The buyers’ objective is to create a P/L range that meets consumers / shoppers demand to maximise the financial and strategic performance of the category. Financial measures are normally sales, margin and share. Strategic objectives may include a corporate objective to increase sales of P/L.

Tender Submission

For suppliers the first step is to be asked to be added to the ‘potential suppliers’ list for P/L tenders.

After determining the P/L range buyers will normally put supply of these SKUs out to tender. The buyer normally emails the tender submission document to potential suppliers. This document will detail important information such as the product description, review process including timelines etc. For imported SKUs the timeline is normally longer due to the longer lead times for production.

Retailers do have different approaches, but it is normal that potential suppliers have to complete the necessary tender submission paperwork, including pricing, plus deliver a physical sample of the product. For some products independent product testing may also be required. For example, that P/L laundry liquid performs as well as the market leader in stain removal. All the required information / testing etc is outlined in the tender submission paperwork.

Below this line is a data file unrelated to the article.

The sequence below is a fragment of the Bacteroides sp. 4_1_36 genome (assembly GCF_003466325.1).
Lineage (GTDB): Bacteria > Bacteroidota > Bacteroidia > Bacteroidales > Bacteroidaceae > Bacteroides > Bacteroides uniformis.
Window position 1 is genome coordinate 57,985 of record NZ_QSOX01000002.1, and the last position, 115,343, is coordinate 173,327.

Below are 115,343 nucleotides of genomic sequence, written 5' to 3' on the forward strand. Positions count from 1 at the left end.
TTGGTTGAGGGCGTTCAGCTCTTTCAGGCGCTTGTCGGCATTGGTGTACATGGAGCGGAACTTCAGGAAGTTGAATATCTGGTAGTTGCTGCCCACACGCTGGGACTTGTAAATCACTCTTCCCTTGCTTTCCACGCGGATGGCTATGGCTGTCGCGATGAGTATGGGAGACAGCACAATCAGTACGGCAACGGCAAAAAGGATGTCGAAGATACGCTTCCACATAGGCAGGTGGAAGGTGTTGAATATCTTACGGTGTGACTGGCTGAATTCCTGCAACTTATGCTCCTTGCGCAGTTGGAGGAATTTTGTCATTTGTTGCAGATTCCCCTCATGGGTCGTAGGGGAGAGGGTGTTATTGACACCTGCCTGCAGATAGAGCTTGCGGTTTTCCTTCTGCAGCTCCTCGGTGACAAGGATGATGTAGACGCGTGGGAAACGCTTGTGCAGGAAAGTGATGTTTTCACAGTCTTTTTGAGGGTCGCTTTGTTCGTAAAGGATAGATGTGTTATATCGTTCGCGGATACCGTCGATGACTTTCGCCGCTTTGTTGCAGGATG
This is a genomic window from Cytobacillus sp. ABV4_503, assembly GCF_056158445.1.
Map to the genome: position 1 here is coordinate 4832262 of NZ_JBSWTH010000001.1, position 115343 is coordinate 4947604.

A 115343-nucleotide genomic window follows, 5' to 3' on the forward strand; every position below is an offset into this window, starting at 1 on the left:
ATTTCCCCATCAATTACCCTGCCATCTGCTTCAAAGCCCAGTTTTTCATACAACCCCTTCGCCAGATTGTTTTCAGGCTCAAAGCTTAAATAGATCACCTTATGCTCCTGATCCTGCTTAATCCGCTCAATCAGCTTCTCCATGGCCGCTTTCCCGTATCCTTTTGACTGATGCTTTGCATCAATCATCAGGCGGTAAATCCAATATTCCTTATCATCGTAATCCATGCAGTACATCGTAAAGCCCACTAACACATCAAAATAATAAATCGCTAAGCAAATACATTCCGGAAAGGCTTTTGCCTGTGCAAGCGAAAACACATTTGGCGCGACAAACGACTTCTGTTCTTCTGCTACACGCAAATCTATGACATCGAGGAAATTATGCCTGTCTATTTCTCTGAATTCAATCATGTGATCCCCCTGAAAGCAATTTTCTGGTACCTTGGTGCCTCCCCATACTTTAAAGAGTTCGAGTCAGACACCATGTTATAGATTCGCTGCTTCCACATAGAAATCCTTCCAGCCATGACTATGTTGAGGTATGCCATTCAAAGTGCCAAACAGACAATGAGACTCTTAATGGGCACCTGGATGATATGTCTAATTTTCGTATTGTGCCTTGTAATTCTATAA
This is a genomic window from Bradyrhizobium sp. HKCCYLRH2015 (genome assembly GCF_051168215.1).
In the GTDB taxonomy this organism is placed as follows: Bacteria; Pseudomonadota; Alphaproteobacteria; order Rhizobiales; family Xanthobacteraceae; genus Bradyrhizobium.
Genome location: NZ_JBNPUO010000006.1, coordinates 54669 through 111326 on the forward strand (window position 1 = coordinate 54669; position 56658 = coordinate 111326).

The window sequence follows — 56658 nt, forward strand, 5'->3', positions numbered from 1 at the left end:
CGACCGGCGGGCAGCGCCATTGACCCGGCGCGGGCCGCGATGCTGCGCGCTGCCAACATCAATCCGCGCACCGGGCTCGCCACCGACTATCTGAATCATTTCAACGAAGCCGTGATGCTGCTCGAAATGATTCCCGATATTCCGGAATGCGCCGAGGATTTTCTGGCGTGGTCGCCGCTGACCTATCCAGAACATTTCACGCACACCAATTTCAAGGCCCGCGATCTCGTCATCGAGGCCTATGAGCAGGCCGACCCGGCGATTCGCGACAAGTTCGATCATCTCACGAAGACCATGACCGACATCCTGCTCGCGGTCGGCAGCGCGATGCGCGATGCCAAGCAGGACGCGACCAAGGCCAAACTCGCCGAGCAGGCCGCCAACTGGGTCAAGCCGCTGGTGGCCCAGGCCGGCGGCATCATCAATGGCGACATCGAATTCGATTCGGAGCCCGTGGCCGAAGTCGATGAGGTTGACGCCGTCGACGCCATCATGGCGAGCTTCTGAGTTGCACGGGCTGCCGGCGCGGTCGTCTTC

The buyer will then review the submissions to determine the best supplier for the P/L SKU. During this process the buyer may reach out to potential suppliers to ask for more information, different pricing etc. Depending on the retailers’ guidelines and the buyer it is normally OK for suppliers to ask for an update on how their submission is progressing. If the buyer feedback highlights an issue, e.g. price too high, sometimes suppliers can re-submit an updated proposal. Some retailers do not allow re-submissions as they expect suppliers to put the best offer first. Also, re-submissions can increase the time taken to complete the review.

Supply Contract

The buyer will then notify the supplier that they have been successful in the tender process. Retailers do vary, but it is normal for a retailer to grant a P/L supply contract for the SKU. The supply contract is normally for a set period such as 1 or 2 years. This contract will contain a lot of information detailing the responsibilities of the supplier. The next step in the process (NPD) now starts.  

Depending on the supply contract the retailer and / or the supplier shall organise the product packaging. It is normal for retailers, as brand owners, to have style guides for packaging. These guides outline what the product packaging should look like, pantone colours etc. Sometimes retailers will outsource this work to third parties, such as Equator Design. It is usual that suppliers have to pay for the product packaging.